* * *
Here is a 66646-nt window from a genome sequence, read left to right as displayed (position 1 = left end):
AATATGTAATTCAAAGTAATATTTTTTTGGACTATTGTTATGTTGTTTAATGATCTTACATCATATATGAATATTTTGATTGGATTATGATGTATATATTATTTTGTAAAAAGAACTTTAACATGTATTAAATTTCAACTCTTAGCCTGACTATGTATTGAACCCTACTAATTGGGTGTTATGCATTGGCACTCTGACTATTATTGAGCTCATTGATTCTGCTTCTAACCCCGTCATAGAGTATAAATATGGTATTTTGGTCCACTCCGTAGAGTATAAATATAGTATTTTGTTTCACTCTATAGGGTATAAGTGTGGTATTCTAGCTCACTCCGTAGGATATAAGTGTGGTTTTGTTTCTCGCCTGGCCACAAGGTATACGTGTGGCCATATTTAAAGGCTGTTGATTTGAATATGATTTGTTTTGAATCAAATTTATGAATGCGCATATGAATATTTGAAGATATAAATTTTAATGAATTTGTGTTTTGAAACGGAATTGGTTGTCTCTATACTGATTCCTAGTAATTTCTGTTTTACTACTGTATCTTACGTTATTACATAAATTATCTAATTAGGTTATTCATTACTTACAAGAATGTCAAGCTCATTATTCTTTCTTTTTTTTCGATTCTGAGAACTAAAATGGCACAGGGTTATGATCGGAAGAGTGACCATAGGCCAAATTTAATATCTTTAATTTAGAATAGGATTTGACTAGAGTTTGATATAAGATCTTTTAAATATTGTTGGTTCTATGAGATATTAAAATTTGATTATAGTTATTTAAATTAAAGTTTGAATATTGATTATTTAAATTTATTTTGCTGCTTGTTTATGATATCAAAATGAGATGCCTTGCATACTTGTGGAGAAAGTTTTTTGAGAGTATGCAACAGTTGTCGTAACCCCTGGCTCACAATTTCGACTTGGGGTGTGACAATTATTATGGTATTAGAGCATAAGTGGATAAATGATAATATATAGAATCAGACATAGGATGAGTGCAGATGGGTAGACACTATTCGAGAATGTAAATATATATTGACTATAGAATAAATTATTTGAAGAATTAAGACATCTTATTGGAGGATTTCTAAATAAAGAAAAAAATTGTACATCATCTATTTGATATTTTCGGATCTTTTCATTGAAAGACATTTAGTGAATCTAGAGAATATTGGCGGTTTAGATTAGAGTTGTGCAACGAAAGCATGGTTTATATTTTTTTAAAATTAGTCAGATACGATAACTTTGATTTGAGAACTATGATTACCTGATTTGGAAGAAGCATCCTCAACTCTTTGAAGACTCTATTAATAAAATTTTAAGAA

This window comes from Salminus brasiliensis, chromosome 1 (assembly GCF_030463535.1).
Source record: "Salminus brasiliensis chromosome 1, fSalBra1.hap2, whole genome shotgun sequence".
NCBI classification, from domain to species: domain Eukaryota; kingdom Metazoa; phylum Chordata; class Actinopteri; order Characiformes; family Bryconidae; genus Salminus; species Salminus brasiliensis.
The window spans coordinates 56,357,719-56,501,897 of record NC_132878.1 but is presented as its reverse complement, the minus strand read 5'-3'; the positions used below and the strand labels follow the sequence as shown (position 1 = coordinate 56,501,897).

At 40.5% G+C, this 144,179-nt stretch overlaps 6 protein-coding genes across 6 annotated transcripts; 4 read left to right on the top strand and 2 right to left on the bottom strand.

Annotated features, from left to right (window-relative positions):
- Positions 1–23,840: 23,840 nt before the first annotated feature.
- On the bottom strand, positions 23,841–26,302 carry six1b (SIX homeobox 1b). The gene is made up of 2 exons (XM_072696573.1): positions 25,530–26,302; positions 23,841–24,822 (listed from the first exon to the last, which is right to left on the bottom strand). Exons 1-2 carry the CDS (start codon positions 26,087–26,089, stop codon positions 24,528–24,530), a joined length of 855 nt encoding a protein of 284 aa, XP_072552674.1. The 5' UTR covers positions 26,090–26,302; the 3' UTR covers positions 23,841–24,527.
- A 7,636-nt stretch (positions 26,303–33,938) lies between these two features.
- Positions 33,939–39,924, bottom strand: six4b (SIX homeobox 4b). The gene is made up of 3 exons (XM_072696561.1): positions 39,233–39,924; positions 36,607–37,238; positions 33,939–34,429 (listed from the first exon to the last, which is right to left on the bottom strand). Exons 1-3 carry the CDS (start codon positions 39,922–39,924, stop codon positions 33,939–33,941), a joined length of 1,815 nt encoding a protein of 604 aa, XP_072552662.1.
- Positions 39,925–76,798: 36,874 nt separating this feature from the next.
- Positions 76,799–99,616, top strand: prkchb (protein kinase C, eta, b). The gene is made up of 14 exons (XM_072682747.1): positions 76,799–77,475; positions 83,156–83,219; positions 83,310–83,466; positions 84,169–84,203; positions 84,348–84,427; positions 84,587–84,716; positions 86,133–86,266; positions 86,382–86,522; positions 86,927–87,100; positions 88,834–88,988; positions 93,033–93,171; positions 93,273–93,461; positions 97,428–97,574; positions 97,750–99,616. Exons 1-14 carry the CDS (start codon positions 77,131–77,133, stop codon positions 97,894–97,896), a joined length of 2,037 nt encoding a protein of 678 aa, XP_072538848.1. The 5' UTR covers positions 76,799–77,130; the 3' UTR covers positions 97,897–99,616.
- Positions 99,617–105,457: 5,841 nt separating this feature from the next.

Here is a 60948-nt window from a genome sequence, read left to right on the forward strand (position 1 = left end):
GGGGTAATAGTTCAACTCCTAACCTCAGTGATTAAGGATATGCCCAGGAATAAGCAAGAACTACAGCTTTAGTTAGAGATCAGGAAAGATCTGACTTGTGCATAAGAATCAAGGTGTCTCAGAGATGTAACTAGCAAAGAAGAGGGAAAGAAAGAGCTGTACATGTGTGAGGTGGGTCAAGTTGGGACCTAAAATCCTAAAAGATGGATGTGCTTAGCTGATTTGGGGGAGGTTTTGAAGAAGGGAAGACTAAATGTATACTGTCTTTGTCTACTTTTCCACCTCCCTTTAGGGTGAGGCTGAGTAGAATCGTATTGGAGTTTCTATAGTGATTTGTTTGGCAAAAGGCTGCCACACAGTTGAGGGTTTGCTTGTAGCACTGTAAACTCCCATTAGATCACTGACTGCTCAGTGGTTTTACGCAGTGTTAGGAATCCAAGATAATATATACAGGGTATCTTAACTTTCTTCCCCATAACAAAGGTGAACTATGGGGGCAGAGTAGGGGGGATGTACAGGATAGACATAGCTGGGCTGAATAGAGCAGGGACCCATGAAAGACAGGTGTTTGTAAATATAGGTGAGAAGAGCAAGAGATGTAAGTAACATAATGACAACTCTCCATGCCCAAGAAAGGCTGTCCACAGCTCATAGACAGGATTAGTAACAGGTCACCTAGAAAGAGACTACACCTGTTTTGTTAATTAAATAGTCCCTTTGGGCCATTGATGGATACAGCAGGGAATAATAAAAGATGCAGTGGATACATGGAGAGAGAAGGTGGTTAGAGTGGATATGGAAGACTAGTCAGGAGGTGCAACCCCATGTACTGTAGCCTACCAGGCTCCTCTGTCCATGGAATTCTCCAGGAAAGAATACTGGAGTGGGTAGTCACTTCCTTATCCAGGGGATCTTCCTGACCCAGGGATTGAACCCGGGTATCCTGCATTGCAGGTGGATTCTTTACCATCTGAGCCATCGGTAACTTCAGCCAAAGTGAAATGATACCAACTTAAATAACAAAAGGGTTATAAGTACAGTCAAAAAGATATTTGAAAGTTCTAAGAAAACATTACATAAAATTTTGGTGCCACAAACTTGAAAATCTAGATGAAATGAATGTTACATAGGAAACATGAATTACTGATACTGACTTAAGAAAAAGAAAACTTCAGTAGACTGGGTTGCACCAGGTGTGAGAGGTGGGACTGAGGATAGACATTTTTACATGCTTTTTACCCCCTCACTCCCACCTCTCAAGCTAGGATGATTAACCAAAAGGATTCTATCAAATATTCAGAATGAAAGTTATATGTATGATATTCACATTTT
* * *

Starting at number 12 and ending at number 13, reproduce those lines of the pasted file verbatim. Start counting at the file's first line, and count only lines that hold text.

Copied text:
- Positions 33,939–39,924, bottom strand: six4b (SIX homeobox 4b). The gene is made up of 3 exons (XM_072696561.1): positions 39,233–39,924; positions 36,607–37,238; positions 33,939–34,429 (listed from the first exon to the last, which is right to left on the bottom strand). Exons 1-3 carry the CDS (start codon positions 39,922–39,924, stop codon positions 33,939–33,941), a joined length of 1,815 nt encoding a protein of 604 aa, XP_072552662.1.
- Positions 39,925–76,798: 36,874 nt separating this feature from the next.